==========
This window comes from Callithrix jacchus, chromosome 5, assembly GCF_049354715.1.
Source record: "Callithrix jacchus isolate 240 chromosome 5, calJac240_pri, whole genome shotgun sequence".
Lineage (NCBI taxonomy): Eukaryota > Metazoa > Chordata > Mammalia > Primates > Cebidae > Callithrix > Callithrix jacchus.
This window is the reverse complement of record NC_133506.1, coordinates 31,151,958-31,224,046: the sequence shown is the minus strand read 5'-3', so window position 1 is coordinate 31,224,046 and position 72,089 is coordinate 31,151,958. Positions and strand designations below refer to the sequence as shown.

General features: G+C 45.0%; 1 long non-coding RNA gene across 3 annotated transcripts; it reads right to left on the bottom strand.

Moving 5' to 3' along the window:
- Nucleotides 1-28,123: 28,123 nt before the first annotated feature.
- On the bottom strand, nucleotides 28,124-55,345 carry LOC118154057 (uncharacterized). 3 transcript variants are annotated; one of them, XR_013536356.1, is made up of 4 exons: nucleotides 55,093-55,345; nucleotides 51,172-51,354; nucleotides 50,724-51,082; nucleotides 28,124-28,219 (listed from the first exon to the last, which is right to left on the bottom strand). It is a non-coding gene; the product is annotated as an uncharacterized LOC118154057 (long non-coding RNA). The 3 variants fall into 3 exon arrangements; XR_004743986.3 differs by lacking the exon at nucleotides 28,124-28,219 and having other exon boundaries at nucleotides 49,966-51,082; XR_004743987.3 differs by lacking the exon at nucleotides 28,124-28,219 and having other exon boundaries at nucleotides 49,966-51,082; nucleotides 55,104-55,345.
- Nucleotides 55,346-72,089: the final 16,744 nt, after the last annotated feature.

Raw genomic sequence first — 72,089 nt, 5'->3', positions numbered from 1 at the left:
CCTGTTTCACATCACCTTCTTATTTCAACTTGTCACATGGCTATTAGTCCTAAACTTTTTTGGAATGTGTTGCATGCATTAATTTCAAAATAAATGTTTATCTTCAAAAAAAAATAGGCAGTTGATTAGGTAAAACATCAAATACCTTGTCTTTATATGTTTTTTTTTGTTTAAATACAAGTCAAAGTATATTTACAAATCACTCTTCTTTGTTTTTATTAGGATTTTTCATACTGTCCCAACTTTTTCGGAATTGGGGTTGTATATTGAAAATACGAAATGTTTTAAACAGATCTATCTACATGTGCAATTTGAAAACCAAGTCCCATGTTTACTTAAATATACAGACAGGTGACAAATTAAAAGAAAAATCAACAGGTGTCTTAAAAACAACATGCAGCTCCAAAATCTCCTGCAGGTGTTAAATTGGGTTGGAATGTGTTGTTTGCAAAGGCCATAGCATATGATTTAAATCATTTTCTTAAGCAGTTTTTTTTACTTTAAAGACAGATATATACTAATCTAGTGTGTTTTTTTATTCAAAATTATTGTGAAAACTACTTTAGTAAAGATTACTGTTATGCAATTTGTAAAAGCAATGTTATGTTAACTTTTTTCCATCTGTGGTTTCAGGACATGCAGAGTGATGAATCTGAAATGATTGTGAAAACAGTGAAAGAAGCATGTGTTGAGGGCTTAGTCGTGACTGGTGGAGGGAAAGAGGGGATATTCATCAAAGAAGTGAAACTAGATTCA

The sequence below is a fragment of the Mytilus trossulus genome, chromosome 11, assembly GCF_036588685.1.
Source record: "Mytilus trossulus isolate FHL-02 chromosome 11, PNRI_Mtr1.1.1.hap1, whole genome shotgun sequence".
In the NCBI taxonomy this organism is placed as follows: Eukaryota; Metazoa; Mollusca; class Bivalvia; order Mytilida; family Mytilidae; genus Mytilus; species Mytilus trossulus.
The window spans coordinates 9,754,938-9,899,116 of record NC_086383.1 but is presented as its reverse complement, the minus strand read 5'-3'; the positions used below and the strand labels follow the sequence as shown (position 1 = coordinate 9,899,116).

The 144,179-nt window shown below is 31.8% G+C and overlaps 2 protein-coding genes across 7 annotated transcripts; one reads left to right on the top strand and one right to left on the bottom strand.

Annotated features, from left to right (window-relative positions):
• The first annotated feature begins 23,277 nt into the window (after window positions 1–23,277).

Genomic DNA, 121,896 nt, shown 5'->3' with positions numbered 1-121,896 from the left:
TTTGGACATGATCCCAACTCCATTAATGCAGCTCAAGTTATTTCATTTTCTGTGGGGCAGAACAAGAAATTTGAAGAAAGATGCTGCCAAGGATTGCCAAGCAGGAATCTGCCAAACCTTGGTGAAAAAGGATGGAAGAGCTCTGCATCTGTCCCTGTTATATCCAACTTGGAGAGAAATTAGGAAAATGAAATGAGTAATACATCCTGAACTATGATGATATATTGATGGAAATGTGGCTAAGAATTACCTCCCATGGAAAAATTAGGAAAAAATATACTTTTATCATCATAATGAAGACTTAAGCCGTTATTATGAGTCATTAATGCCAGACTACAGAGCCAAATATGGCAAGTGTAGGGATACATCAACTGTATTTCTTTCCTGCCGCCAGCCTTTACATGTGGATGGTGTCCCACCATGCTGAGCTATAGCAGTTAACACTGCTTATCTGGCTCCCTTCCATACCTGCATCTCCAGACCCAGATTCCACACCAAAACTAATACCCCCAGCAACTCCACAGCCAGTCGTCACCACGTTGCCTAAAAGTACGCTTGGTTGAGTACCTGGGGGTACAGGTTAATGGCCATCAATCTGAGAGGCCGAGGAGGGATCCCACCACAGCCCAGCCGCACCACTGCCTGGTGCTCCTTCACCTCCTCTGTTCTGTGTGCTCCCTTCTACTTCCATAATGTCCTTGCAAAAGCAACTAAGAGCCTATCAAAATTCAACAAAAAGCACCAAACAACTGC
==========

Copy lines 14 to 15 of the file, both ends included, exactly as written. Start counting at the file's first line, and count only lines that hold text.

In the NCBI taxonomy this organism is placed as follows: Eukaryota; Metazoa; Mollusca; class Bivalvia; order Mytilida; family Mytilidae; genus Mytilus; species Mytilus trossulus.
The window spans coordinates 9,754,938-9,899,116 of record NC_086383.1 but is presented as its reverse complement, the minus strand read 5'-3'; the positions used below and the strand labels follow the sequence as shown (position 1 = coordinate 9,899,116).